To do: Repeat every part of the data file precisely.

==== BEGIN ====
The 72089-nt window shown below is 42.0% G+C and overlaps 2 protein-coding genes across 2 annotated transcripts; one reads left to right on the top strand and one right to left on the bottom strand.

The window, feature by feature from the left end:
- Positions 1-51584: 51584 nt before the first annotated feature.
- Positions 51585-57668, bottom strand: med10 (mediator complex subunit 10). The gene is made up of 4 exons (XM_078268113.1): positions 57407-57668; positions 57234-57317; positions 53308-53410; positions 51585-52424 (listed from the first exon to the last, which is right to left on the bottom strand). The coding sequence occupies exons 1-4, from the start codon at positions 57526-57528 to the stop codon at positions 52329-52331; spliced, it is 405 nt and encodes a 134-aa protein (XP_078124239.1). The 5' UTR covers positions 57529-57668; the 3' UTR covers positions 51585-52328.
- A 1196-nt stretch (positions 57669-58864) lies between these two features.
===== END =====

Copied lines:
The 72089-nt window shown below is 42.0% G+C and overlaps 2 protein-coding genes across 2 annotated transcripts; one reads left to right on the top strand and one right to left on the bottom strand.

The window, feature by feature from the left end:
- Positions 1-51584: 51584 nt before the first annotated feature.
- Positions 51585-57668, bottom strand: med10 (mediator complex subunit 10). The gene is made up of 4 exons (XM_078268113.1): positions 57407-57668; positions 57234-57317; positions 53308-53410; positions 51585-52424 (listed from the first exon to the last, which is right to left on the bottom strand). The coding sequence occupies exons 1-4, from the start codon at positions 57526-57528 to the stop codon at positions 52329-52331; spliced, it is 405 nt and encodes a 134-aa protein (XP_078124239.1). The 5' UTR covers positions 57529-57668; the 3' UTR covers positions 51585-52328.
- A 1196-nt stretch (positions 57669-58864) lies between these two features.